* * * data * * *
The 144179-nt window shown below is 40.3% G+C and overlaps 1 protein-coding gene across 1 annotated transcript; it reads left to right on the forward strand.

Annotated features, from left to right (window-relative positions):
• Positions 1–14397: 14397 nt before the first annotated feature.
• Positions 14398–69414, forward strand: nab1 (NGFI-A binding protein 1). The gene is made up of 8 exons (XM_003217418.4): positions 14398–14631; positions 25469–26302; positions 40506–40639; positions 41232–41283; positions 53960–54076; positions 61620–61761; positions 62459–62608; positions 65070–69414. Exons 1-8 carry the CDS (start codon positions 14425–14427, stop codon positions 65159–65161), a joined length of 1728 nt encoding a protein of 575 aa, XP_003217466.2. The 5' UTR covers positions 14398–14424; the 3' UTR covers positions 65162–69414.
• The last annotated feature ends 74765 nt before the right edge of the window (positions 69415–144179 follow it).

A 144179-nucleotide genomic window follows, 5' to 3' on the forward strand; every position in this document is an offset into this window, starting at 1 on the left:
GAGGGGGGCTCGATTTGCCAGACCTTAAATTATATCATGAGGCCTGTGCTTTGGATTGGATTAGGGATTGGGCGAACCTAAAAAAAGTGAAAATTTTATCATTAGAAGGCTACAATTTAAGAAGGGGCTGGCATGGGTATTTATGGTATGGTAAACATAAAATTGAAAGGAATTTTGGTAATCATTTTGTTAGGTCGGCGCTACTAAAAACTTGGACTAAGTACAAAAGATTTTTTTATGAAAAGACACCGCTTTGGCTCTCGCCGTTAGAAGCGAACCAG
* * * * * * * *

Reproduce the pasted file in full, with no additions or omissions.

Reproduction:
The 144179-nt window shown below is 40.3% G+C and overlaps 1 protein-coding gene across 1 annotated transcript; it reads left to right on the forward strand.

Annotated features, from left to right (window-relative positions):
• Positions 1–14397: 14397 nt before the first annotated feature.
• Positions 14398–69414, forward strand: nab1 (NGFI-A binding protein 1). The gene is made up of 8 exons (XM_003217418.4): positions 14398–14631; positions 25469–26302; positions 40506–40639; positions 41232–41283; positions 53960–54076; positions 61620–61761; positions 62459–62608; positions 65070–69414. Exons 1-8 carry the CDS (start codon positions 14425–14427, stop codon positions 65159–65161), a joined length of 1728 nt encoding a protein of 575 aa, XP_003217466.2. The 5' UTR covers positions 14398–14424; the 3' UTR covers positions 65162–69414.
• The last annotated feature ends 74765 nt before the right edge of the window (positions 69415–144179 follow it).

A 144179-nucleotide genomic window follows, 5' to 3' on the forward strand; every position in this document is an offset into this window, starting at 1 on the left:
GAGGGGGGCTCGATTTGCCAGACCTTAAATTATATCATGAGGCCTGTGCTTTGGATTGGATTAGGGATTGGGCGAACCTAAAAAAAGTGAAAATTTTATCATTAGAAGGCTACAATTTAAGAAGGGGCTGGCATGGGTATTTATGGTATGGTAAACATAAAATTGAAAGGAATTTTGGTAATCATTTTGTTAGGTCGGCGCTACTAAAAACTTGGACTAAGTACAAAAGATTTTTTTATGAAAAGACACCGCTTTGGCTCTCGCCGTTAGAAGCGAACCAG